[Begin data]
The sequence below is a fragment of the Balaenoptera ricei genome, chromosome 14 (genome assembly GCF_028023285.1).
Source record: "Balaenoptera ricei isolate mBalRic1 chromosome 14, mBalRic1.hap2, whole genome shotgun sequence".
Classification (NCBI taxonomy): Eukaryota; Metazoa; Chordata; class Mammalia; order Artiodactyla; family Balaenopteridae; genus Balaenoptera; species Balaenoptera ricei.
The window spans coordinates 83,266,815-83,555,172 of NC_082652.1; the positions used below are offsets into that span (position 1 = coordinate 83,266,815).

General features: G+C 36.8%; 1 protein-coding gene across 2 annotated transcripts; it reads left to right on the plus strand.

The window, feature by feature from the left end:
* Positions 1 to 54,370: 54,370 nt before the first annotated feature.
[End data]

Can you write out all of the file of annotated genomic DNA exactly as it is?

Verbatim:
The sequence below is a fragment of the Balaenoptera ricei genome, chromosome 14 (genome assembly GCF_028023285.1).
Source record: "Balaenoptera ricei isolate mBalRic1 chromosome 14, mBalRic1.hap2, whole genome shotgun sequence".
Classification (NCBI taxonomy): Eukaryota; Metazoa; Chordata; class Mammalia; order Artiodactyla; family Balaenopteridae; genus Balaenoptera; species Balaenoptera ricei.
The window spans coordinates 83,266,815-83,555,172 of NC_082652.1; the positions used below are offsets into that span (position 1 = coordinate 83,266,815).

General features: G+C 36.8%; 1 protein-coding gene across 2 annotated transcripts; it reads left to right on the plus strand.

The window, feature by feature from the left end:
* Positions 1 to 54,370: 54,370 nt before the first annotated feature.